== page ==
: grandma got run over by the hired help :

Not by the reindeer of song, but by the housekeeper in a Chevy. And that was big news in my little burg.

My sister and I spent that particular afternoon at my grandmother’s while my mother played bridge. It was one of the days between Thanksgiving and Christmas, when first graders such as I were entertaining visions of sugarplums and go-carts. That’s what I wanted, a go-cart with a fast, noisy engine.

As I daydreamed, Viola the housekeeper waved goodbye and left for the day. My grandmother followed behind, to help her navigate around a car blocking much of the driveway. Grandma sized up the situation then motioned for Viola to back up, more, to the right, stop, forward, come on, okay, stop, STOP! Confused and flustered by the wild hand signals, Viola pressed the accelerator instead of the brake and mowed grandma down. Unbeknownst to us.

Viola came bursting into the house, babbling ‘What have I done now? Oh, my Lord, what have I done,’ as she dashed to the linen closet, snatching blankets and pillows and more blankets. Then again with the, ‘what’ve I done?’ I wanted to answer, ‘you tell me,’ but thought better of it. My sister, being older and smarter, went to the window and saw what Viola had done now. My mouth dropped open at the sight of grandma in a snowdrift.

Within minutes an ambulance arrived and so did Big Red, a roving radio reporter in a brown station wagon. Big Red commenced broadcasting from the driveway, reporting the accident in detail to all within signal range. My mom, on her way to pick us up after bridge club, heard the news on the car radio. She headed straight for the babysitter’s house. The babysitter, listening to the radio in her kitchen, donned her hat and coat and waited on the porch for my mom.

In the meantime, my sister and I waited at the neighbors, where we’d been whisked. They plied us with cookies and chattered manically. Big Red finally signed off and left to chase another ambulance. By the time my mother arrived, babysitter in tow, the chaos and excitement had fizzled out. She thanked the nice neighbors and hustled us to the car to take us home, then went to the hospital.

In the end, my grandmother had a dislocated hip and plenty of deep bruising. No serious injuries, no permanent damage. She was back home in a couple of days, stiff and sore and bearing the unmistakable imprint of tire treads on her upper arm. I was morbidly fascinated with that imprint, begging to see it again and again. It was like a tattoo. With raised edges. On my grandma. How cool was that?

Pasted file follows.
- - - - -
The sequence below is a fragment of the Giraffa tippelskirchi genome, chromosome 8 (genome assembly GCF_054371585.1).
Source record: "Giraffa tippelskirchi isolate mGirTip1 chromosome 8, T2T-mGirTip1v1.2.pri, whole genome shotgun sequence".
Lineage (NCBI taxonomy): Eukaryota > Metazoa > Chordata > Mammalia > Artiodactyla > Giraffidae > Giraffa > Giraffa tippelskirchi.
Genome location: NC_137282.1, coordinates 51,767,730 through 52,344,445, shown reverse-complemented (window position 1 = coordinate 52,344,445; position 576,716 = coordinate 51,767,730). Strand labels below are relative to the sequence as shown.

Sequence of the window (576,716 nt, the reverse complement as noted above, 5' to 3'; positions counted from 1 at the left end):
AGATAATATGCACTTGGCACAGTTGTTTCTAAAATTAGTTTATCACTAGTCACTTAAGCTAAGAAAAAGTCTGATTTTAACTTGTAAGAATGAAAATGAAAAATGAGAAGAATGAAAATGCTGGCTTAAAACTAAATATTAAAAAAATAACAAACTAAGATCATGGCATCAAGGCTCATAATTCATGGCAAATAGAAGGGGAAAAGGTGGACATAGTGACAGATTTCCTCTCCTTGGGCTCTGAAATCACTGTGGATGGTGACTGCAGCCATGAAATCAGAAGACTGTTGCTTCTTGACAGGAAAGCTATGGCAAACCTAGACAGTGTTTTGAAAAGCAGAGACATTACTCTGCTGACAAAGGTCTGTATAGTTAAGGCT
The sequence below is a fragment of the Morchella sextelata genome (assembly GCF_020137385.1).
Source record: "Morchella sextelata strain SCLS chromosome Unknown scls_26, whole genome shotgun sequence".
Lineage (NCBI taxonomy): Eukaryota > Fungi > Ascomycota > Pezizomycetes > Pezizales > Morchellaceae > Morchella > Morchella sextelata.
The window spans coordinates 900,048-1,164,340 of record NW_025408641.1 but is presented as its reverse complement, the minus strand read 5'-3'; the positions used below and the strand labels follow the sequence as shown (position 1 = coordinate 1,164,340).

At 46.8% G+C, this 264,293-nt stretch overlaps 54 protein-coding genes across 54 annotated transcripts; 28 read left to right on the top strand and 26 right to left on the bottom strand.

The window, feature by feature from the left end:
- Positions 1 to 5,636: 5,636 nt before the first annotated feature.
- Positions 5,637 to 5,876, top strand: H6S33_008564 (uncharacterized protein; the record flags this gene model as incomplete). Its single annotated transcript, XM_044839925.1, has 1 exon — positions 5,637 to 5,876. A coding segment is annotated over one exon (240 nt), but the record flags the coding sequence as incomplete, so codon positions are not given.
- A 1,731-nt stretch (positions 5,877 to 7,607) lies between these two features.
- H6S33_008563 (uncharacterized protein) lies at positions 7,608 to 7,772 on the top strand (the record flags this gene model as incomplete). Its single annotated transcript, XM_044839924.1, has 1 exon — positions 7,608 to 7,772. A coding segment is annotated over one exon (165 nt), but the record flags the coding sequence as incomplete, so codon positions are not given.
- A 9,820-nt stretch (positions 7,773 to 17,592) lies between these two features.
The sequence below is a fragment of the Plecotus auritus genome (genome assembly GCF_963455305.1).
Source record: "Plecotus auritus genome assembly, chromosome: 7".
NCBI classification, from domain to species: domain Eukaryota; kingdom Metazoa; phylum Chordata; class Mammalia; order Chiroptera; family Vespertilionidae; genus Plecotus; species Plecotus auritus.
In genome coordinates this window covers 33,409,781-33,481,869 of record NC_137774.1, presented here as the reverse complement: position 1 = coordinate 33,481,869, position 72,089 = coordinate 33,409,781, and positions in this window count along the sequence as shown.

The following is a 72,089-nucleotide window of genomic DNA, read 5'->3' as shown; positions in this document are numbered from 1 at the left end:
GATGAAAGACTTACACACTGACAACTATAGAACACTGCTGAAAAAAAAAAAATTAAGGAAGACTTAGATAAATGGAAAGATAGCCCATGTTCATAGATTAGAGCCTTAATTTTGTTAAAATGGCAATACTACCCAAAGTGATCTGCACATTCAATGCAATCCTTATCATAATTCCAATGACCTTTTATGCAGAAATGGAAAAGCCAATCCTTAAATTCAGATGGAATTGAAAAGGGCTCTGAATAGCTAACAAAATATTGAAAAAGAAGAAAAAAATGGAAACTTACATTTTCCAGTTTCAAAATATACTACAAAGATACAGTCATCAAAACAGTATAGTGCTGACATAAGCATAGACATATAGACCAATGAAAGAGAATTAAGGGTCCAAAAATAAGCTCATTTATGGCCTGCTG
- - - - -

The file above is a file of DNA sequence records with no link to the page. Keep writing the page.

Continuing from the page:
Grandma failed to see the attraction.

The End

Copyright © Publikworks 2011.

12 responses to “: grandma got run over by the hired help :”

  1. Oh my! This made me chuckle! Not the part about granny being run over, mind you, but the part about the tire tracks! Poor Viola! I’ve been this close to running over people who attempt to direct me in the past. Nowadays, I just back up until I hit something! :)


    1. Hi, Bella! I’m so glad you got a chuckle. Those tread marks lasted for, gosh, maybe twenty years? For sure fifteen. I love your approach to backing up; keep going until you hit something. That’s wonderful! :) Thanks for stopping in, I enjoyed hearing from you.


  2. Holy cow, that is awful! And yet a really great story since it all turned out okay :)

    Down with Big Red.


    1. Hey, Angie! It did. We all lived happily ever after. Even that horrible Big Red.


  3. That is dreadful and dreadfully funny at the same time, but what happened to Viola? c


    1. Isn’t it?

      In their investigation, the police discovered Viola wasn’t a licensed driver, which came as a surprise to no one. But my family absolutely refused to press any charges — heck, she’d been with them longer than I had. She stuck around for another 25 or 30 years and was the sweetest woman you could ever hope to meet. I believe it was easier for my grandmother to recover than it was for Viola.

      There was a happy ending for everyone involved. Thanks for asking, cecilia.


  4. My grandmother failed to see the attraction I had in her under arm flab. (I know – I’m going to get struck down for mentioning it.) As a kid, when I was sitting next to her – if she raised her arm, I flapped the the under part. OH MY GOSH!!! How HORRIFIC of me. As an adult, admitting such a rude behavior – I am so embarrassed.

    Anyway, tire treads beat flab. I am so glad your Grandma was OK. Wow. Scary story.


    1. That’s not rude, not by a long shot. In all honesty, the tire impression was in her arm flab. She had it, too. Boy, that was the softest, most flexible skin — like Play-Doh.

      And she was fine, but never did see the humor of it all.


    1. She was fine, really. And I’m really glad you see the humor.


  5. I read this whole post with “Grandma got run over by a Reindeer” running through my brain.



    1. You’re welcome. It was playing in my head, too.


%d bloggers like this: